I think I may need to watch this film again to fully come to terms with it. It’s a deeply flawed film, but it is incredibly fascinating to watch. Part of that is the performances, but also the pacing is pretty damn good too. It’s slow, but it is constantly moving forward. So the story is constantly going, albeit much slower than you may be used to. It also doesn’t treat the audience like they’re stupid, it’s a much more fulfilling film if you notice little details and remember certain situations repeating themselves. It just doesn’t, for some particular reason, stand out as a film that I have a great personal love for. I appreciate it more than I liked it, but I did appreciate it a lot.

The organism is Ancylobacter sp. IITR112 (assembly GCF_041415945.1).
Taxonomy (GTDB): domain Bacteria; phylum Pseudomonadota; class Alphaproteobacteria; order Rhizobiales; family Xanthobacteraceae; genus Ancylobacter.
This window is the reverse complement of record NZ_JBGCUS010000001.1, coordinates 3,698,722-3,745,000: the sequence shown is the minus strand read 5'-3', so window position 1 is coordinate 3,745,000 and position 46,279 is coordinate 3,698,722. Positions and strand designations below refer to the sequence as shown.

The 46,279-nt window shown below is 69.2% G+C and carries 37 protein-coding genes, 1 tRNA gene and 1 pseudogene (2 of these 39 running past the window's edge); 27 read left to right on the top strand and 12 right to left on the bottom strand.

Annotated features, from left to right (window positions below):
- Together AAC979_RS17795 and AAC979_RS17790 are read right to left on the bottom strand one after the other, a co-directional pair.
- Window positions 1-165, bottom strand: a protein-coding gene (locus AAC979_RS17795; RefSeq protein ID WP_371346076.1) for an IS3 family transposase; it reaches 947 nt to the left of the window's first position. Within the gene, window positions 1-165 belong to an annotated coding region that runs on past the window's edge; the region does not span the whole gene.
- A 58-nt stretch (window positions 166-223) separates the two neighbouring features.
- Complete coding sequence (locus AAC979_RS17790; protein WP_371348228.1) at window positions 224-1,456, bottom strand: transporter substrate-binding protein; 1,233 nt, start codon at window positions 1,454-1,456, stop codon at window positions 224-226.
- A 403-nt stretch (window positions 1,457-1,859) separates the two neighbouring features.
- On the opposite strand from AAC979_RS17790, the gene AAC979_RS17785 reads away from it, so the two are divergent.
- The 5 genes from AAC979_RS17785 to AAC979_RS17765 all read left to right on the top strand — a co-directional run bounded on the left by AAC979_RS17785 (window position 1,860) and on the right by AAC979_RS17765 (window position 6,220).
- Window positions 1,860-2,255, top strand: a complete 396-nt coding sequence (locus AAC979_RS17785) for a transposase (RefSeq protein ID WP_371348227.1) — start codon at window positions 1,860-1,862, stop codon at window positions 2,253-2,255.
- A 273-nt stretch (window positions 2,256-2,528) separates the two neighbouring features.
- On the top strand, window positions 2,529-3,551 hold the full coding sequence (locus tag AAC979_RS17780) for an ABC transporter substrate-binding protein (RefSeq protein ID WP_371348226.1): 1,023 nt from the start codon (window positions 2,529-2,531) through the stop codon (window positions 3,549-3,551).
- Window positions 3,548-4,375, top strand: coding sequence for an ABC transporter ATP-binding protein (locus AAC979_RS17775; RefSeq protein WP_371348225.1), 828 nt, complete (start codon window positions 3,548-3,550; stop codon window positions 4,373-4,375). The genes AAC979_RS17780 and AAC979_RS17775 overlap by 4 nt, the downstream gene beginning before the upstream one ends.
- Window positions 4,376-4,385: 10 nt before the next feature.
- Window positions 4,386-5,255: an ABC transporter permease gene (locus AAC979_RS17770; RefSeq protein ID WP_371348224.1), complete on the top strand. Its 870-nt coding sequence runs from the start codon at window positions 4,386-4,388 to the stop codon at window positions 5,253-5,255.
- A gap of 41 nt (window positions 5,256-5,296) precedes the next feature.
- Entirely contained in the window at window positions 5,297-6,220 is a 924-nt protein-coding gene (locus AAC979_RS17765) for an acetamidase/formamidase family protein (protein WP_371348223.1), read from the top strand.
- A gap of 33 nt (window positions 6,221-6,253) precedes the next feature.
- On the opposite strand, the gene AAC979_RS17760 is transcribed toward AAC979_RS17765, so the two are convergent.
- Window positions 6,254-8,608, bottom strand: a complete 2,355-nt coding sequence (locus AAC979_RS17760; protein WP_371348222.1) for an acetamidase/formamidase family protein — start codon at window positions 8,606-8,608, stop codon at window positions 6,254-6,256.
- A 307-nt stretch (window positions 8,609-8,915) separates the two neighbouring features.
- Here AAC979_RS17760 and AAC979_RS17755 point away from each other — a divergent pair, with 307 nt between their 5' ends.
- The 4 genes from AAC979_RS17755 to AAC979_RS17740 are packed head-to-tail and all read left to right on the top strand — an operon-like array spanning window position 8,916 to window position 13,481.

+The cookie-cutter scene. A great moment to hear the entire audience wince at once.
-Occasionally struggles to hold the attention of the audience.
Horrible Histories: The Movie – Rotten Romans
I thought I loved this film, but it’s been out on DVD for a few weeks now and I have no desire to go out and buy it immediately, so I guess I didn’t. It was funny enough, but I guess it was just a little bit too childish for my tastes. I know, a children’s film was childish, how dare it? If I was younger I’d probably have liked it enough to annoy my parents by constantly watching it. This is never more evident than during one of the songs which completely brings the film to a halt and goes on too long. It’s weird as there are other moments where it seems like the filmmakers have a firm eye on the adults in the audience, references to Monty Python, Jay-Z etc you can argue the kids might understand. But does anybody really think that there are any kids who would understand a reference to the 1970’s television show I, Claudius?
+Battle Of Watling Street song. It advances the narrative, is funny, and incredibly catchy.